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Nine months and 12,000 miles ago I too was a new diesel Pusher owner. When I first hit the road, I left the engine brake on "low" setting all the time. I quickly learned that this was a PITA because it didn't allow me to "coast". As soon as I would remove my foot from the gas the brake would engage.

I like to be very easy on the service brakes so I now use the engine brake when descending a hill or even when coming to a stop like a freeway off ramp.
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Old 03-19-2008, 09:53 AM   #10
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RickO,
Please take a moment to reconsider using the engine brake as mentioned in your post. Dirk's post is correct on Spartan's recommendation. I have experienced the beginning of brake pad glazing and changed my use of the engine and service brakes.

For those leaving the engine brake on all the time or using it for what is considered normal braking watch out for:
1. when the coach no longer brakes "like it used to"
2. increased peddle pressure is required to obtain "the same braking as before"

means your brakes have started to glaze.

One may be able to save the pads by not using the engine brake unless absolutely necessary. Let the service brakes do their job. They will squeal and stink, for awhile, until the glazing is worn off. If this does not work, it may be time for new pads to return to original service braking performance.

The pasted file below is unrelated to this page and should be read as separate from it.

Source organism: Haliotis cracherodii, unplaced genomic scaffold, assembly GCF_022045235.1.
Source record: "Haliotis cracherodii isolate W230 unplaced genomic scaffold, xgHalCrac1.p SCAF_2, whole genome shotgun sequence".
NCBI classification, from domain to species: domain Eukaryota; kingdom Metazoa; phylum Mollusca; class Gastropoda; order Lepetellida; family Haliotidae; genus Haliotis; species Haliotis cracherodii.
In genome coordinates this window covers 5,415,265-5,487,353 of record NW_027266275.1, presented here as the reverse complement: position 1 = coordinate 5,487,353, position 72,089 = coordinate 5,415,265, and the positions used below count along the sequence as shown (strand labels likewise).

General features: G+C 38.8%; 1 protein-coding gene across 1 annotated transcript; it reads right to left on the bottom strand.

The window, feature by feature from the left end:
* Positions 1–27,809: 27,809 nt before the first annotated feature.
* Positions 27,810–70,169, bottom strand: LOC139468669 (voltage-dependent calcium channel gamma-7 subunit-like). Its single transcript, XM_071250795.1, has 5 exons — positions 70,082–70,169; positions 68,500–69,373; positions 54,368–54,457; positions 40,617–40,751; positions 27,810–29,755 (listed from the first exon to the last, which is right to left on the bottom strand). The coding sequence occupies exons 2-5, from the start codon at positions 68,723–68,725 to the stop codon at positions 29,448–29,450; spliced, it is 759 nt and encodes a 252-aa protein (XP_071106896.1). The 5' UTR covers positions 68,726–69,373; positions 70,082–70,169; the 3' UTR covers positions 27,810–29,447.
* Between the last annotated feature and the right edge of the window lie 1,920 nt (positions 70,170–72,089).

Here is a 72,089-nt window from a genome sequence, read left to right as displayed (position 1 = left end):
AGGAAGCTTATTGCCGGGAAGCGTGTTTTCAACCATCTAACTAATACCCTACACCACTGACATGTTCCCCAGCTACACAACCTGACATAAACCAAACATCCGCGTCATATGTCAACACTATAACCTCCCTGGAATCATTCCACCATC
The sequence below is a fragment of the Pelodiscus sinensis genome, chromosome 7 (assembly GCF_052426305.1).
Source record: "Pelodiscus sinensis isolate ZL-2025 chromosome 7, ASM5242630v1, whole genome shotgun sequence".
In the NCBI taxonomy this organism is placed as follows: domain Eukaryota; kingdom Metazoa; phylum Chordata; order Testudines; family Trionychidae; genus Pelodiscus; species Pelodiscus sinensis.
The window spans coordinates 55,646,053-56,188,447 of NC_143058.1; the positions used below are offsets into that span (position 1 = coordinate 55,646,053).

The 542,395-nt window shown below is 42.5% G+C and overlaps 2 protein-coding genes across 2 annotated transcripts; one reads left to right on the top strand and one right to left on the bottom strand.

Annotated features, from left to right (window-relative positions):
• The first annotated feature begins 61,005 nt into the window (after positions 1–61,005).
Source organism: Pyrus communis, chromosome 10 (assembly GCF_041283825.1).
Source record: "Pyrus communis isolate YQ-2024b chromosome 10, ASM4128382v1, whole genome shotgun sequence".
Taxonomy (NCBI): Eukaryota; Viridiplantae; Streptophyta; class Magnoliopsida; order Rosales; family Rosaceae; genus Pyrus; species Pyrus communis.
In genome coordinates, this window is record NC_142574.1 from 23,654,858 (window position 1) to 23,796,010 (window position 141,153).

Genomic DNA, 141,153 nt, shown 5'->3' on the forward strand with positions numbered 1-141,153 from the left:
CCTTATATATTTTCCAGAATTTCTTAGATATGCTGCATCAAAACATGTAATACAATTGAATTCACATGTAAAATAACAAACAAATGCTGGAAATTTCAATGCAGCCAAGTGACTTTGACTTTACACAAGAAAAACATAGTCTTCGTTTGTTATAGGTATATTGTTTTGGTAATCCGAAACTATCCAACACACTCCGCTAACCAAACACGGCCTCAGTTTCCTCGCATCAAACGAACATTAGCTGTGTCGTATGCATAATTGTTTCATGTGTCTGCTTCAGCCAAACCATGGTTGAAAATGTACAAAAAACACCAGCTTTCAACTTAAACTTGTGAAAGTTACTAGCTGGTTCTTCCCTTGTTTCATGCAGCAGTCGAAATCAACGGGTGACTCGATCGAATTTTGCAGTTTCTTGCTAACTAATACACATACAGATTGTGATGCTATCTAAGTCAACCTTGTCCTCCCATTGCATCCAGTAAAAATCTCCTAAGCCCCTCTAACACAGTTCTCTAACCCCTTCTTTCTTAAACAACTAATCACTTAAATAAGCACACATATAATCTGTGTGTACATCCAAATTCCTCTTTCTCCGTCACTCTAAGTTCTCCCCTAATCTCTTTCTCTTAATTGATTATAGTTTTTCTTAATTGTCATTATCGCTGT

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Old 03-19-2008, 12:14 PM   #11
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Thanks for the advice Gary, but I want to make sure I'm clear on your point.

Are you saying that using the engine brake to slow the coach from highway speeds to off ramp speed and then using the service brakes can damage the brake pads because they don't have a chance to heat up sufficiently and can therefore become glazed?

Thanks again. If this is the case I may have been damaging the pads instead of saving them.
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Old 03-19-2008, 01:38 PM   #12
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Yes Rick, that is correct. In addition to not getting to opperating temperature the pads are not having enough pressure applied to them. This environment is a recipe for glazing of the pads.
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Old 03-19-2008, 01:55 PM   #13
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Thanks much, Gary. Just another case I've discovered where the salesman at the coach dealer didn't know what he was talking about.